“She wasn’t in those closed-door meetings with the mayor, the (village) board, the elected officials,” attorney Jonathan Brayman told the jury, “She didn’t know the answers.”

Presta told me he doesn’t know what Brayman was referring to.

“In the 23 years I’ve been here, there were no secret meetings at which that was discussed,” Presta said. “In all those meetings, contaminated water was never discussed. I don’t know what he was talking about. You can review the minutes of all those (closed) sessions, and nothing is mentioned.”

But Presta did say he knew the well water was being used.

“Sure we knew the well was being used,” he said. “I haven’t seen anything that said it wasn’t safe.”

Neubauer was later named police chief in Crestwood, was put on a paid leave of absence following her federal indictment and the village agreed to pay for her legal defense.

Following her conviction, the village allowed her to resign rather than fire her.

“I don’t think there’s a difference,” Presta told me.

I told him I thought there was a difference. A resignation implies an honorable departure from public office, while a firing signifies that a person has performed poorly or done something wrong.

“If we had fired her, you would be asking me why we didn’t let her resign,” Presta said.

I assured him that would not have been the case, but he indicated that he didn’t believe me.

Presta owns a newspaper distribution company, the Cicero News Agency, which delivers the daily newspapers in Chicago.

He has often mentioned to me his friendship with Bruce Sagan, the former owner of the Daily Southtown and a current investor in Wrapports LLC, the parent company of Sun-Times Media, which includes the SouthtownStar.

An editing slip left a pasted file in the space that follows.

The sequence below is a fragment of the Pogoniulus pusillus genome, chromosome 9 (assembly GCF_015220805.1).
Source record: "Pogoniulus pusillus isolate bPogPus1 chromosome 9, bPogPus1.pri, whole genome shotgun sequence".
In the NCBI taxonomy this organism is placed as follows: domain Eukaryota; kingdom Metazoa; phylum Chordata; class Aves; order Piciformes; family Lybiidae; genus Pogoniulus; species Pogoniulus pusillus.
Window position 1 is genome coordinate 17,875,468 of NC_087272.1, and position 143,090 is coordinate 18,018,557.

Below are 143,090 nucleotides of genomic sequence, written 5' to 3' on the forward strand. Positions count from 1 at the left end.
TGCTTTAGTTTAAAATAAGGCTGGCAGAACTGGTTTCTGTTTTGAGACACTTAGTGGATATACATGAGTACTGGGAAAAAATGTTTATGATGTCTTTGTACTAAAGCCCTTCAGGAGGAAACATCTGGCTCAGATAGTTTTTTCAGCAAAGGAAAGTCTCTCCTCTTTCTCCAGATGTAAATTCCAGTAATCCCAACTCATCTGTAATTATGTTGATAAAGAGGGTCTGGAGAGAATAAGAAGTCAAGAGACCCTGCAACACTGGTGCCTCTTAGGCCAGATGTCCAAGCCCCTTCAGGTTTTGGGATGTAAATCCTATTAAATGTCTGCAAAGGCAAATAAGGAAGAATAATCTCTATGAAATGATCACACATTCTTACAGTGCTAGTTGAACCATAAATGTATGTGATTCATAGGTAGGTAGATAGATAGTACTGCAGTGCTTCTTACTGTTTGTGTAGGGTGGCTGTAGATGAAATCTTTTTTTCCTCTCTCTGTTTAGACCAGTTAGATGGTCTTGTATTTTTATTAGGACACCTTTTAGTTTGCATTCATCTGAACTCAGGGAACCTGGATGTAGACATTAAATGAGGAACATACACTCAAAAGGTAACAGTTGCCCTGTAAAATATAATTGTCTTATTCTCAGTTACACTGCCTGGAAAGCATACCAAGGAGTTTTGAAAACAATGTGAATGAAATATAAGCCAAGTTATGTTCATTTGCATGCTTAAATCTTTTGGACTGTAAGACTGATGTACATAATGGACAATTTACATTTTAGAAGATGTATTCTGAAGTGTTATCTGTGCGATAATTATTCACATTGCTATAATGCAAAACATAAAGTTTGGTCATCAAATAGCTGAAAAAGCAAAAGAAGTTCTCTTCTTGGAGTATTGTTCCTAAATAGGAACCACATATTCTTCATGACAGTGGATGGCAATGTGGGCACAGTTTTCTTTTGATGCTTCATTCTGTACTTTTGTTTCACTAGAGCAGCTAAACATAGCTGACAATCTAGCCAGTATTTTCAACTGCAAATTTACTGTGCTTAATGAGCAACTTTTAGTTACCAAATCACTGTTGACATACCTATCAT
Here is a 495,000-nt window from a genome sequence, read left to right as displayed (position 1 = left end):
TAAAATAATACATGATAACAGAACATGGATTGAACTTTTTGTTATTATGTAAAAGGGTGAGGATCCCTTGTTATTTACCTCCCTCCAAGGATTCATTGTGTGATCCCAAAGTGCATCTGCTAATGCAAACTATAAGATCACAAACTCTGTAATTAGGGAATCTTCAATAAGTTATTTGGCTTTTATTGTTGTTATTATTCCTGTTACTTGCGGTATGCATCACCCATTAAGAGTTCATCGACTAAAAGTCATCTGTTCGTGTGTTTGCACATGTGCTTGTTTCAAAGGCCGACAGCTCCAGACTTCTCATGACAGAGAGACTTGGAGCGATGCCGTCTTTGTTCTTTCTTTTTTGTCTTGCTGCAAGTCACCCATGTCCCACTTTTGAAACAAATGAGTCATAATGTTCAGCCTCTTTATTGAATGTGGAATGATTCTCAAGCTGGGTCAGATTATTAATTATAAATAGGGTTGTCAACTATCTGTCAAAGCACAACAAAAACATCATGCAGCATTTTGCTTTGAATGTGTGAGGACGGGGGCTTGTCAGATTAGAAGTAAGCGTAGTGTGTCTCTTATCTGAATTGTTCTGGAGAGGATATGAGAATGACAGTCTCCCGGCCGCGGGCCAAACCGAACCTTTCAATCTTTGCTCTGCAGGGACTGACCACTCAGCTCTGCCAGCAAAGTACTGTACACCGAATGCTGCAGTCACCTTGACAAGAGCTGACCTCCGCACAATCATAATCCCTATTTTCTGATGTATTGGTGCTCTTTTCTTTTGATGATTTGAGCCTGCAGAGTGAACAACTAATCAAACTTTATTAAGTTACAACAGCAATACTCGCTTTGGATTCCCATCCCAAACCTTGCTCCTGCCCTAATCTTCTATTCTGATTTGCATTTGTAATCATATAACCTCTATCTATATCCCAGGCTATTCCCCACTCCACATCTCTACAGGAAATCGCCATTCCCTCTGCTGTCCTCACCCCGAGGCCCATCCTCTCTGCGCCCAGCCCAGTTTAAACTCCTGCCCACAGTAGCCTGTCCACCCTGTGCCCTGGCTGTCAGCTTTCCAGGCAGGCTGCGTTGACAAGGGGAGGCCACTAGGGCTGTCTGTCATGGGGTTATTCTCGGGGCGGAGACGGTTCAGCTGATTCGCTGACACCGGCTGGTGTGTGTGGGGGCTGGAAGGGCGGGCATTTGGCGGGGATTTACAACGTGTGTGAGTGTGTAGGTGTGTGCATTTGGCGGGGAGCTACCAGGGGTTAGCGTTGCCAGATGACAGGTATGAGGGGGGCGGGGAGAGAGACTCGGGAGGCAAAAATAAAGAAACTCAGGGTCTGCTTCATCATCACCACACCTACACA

Sagan is listed in Illinois Board of Elections filings as having contributed $500 to Citizens for Presta.

No one at this company has ever attempted to influence my coverage of Crestwood.

Despite the millions of dollars in legal fees the village has incurred due to the water scandal, Presta contends that Crestwood is in sound financial shape and that, as he promised during his mayoral campaign, he will restore a property tax rebate that ended when the scandal erupted.

“I hope to do it by the end of this year, but if not, certainly by 2014. It may not be a big rebate in the beginning, we may have to do it gradually, but we will rebate property taxes,” he said.

He also plans to replace a private ambulance company with a village-run service, make improvements in the parks and add at least one firefighter to every shift and possibly two police officers.

Ditches along Central Avenue from 127th to 135th streets will be replaced with sidewalks in an improvement project that has begun, Presta said.

“This is a good town,” he said, when I asked him what he would like the public to know about Crestwood. “We have great people who live here. Great people who work for the village who are loyal. We have a great senior population and provide them with quality services.

“Few towns could have withstood the sort of challenges we have, but we had a rainy day fund and that kept us financially sound. The water problem is going to be behind us by the end of the year, and the future looks great.”

If anyone in Crestwood disagrees, they didn’t speak up Thursday.